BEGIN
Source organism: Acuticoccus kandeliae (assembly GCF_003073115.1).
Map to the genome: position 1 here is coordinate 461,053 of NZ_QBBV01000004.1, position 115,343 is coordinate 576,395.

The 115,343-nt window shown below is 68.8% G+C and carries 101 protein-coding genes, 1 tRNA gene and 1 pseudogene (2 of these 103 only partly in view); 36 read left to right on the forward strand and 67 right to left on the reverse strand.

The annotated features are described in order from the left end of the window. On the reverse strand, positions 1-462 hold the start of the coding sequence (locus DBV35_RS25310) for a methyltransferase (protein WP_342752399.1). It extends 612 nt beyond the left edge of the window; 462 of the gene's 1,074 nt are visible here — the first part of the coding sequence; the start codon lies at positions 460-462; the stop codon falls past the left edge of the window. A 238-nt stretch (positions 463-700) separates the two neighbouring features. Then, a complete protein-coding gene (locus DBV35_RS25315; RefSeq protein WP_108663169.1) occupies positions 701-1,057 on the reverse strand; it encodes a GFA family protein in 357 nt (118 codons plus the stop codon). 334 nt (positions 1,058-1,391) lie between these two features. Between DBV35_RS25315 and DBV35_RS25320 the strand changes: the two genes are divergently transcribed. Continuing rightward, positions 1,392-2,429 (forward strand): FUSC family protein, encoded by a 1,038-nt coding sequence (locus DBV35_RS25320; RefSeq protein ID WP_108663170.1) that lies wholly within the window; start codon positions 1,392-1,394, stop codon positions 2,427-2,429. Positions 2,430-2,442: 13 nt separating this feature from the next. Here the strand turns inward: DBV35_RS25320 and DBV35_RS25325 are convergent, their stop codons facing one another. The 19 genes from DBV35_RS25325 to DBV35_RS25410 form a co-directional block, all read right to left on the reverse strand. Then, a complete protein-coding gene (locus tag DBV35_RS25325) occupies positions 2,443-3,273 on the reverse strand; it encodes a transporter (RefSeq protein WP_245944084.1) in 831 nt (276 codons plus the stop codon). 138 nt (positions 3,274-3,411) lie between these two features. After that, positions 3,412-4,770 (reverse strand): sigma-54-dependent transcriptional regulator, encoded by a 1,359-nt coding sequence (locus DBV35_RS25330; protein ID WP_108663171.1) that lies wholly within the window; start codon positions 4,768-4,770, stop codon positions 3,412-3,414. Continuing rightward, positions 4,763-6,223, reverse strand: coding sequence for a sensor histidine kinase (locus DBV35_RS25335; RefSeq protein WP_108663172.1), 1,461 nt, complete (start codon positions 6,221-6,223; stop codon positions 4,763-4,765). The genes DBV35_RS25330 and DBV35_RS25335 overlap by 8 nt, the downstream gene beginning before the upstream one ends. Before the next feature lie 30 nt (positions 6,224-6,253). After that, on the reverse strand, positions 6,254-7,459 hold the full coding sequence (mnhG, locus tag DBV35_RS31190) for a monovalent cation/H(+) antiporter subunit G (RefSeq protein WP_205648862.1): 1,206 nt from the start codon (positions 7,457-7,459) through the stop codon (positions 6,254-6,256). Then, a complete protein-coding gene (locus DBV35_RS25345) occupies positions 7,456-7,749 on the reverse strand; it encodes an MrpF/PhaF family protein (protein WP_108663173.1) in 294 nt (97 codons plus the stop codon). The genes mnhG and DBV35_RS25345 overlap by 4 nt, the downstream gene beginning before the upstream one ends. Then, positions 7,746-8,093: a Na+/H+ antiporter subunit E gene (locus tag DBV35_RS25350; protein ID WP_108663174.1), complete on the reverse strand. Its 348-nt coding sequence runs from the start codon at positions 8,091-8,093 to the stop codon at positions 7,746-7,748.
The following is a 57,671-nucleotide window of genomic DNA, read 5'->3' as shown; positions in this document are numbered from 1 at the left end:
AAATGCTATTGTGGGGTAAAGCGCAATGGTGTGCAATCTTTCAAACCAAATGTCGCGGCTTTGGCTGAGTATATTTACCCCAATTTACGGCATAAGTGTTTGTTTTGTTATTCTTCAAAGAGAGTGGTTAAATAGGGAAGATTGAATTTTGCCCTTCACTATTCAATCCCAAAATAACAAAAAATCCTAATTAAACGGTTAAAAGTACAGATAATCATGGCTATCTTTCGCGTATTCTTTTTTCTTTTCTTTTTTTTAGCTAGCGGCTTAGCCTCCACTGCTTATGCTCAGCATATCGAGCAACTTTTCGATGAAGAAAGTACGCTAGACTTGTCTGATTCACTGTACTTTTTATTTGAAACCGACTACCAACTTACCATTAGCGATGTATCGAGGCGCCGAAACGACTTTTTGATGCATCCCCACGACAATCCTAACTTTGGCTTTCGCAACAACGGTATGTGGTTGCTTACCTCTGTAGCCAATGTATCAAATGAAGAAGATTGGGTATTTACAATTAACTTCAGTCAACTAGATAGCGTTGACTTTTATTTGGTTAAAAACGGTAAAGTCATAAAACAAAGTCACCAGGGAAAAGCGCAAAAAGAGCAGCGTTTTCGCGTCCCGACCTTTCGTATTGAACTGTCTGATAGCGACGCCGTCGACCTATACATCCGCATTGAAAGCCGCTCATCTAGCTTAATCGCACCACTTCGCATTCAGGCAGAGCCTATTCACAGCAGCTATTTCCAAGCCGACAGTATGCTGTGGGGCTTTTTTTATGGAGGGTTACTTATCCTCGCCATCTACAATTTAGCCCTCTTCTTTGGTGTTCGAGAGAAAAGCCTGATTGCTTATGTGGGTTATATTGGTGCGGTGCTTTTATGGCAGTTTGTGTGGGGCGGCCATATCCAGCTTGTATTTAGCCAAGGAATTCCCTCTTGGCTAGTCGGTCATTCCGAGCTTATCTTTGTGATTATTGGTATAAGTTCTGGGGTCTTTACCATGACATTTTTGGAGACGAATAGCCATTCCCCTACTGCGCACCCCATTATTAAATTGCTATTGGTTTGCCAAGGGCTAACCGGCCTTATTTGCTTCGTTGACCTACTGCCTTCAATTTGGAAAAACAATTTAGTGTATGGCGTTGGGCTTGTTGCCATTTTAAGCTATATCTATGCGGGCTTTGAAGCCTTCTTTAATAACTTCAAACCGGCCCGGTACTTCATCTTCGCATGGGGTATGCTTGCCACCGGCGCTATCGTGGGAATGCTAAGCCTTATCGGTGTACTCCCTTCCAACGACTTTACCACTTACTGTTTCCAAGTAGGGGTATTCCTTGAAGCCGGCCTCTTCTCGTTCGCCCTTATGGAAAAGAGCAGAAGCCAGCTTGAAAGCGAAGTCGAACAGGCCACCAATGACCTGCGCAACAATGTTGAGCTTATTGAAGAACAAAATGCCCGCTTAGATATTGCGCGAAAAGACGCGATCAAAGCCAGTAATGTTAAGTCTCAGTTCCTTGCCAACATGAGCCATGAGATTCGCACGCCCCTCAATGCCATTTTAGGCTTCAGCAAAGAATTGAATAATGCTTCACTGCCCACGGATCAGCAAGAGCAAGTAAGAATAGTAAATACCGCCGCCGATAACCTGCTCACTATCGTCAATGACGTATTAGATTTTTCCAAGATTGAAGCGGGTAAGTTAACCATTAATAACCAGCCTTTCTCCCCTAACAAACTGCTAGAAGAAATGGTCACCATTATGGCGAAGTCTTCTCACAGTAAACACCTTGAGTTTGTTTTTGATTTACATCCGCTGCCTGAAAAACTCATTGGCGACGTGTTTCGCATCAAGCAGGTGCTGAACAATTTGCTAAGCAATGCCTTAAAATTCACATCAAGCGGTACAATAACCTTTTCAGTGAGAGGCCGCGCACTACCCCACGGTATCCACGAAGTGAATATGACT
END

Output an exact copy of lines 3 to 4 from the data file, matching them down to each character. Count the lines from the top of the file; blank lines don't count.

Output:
The 115,343-nt window shown below is 68.8% G+C and carries 101 protein-coding genes, 1 tRNA gene and 1 pseudogene (2 of these 103 only partly in view); 36 read left to right on the forward strand and 67 right to left on the reverse strand.

The annotated features are described in order from the left end of the window. On the reverse strand, positions 1-462 hold the start of the coding sequence (locus DBV35_RS25310) for a methyltransferase (protein WP_342752399.1). It extends 612 nt beyond the left edge of the window; 462 of the gene's 1,074 nt are visible here — the first part of the coding sequence; the start codon lies at positions 460-462; the stop codon falls past the left edge of the window. A 238-nt stretch (positions 463-700) separates the two neighbouring features. Then, a complete protein-coding gene (locus DBV35_RS25315; RefSeq protein WP_108663169.1) occupies positions 701-1,057 on the reverse strand; it encodes a GFA family protein in 357 nt (118 codons plus the stop codon). 334 nt (positions 1,058-1,391) lie between these two features. Between DBV35_RS25315 and DBV35_RS25320 the strand changes: the two genes are divergently transcribed. Continuing rightward, positions 1,392-2,429 (forward strand): FUSC family protein, encoded by a 1,038-nt coding sequence (locus DBV35_RS25320; RefSeq protein ID WP_108663170.1) that lies wholly within the window; start codon positions 1,392-1,394, stop codon positions 2,427-2,429. Positions 2,430-2,442: 13 nt separating this feature from the next. Here the strand turns inward: DBV35_RS25320 and DBV35_RS25325 are convergent, their stop codons facing one another. The 19 genes from DBV35_RS25325 to DBV35_RS25410 form a co-directional block, all read right to left on the reverse strand. Then, a complete protein-coding gene (locus tag DBV35_RS25325) occupies positions 2,443-3,273 on the reverse strand; it encodes a transporter (RefSeq protein WP_245944084.1) in 831 nt (276 codons plus the stop codon). 138 nt (positions 3,274-3,411) lie between these two features. After that, positions 3,412-4,770 (reverse strand): sigma-54-dependent transcriptional regulator, encoded by a 1,359-nt coding sequence (locus DBV35_RS25330; protein ID WP_108663171.1) that lies wholly within the window; start codon positions 4,768-4,770, stop codon positions 3,412-3,414. Continuing rightward, positions 4,763-6,223, reverse strand: coding sequence for a sensor histidine kinase (locus DBV35_RS25335; RefSeq protein WP_108663172.1), 1,461 nt, complete (start codon positions 6,221-6,223; stop codon positions 4,763-4,765). The genes DBV35_RS25330 and DBV35_RS25335 overlap by 8 nt, the downstream gene beginning before the upstream one ends. Before the next feature lie 30 nt (positions 6,224-6,253). After that, on the reverse strand, positions 6,254-7,459 hold the full coding sequence (mnhG, locus tag DBV35_RS31190) for a monovalent cation/H(+) antiporter subunit G (RefSeq protein WP_205648862.1): 1,206 nt from the start codon (positions 7,457-7,459) through the stop codon (positions 6,254-6,256). Then, a complete protein-coding gene (locus DBV35_RS25345) occupies positions 7,456-7,749 on the reverse strand; it encodes an MrpF/PhaF family protein (protein WP_108663173.1) in 294 nt (97 codons plus the stop codon). The genes mnhG and DBV35_RS25345 overlap by 4 nt, the downstream gene beginning before the upstream one ends. Then, positions 7,746-8,093: a Na+/H+ antiporter subunit E gene (locus tag DBV35_RS25350; protein ID WP_108663174.1), complete on the reverse strand. Its 348-nt coding sequence runs from the start codon at positions 8,091-8,093 to the stop codon at positions 7,746-7,748.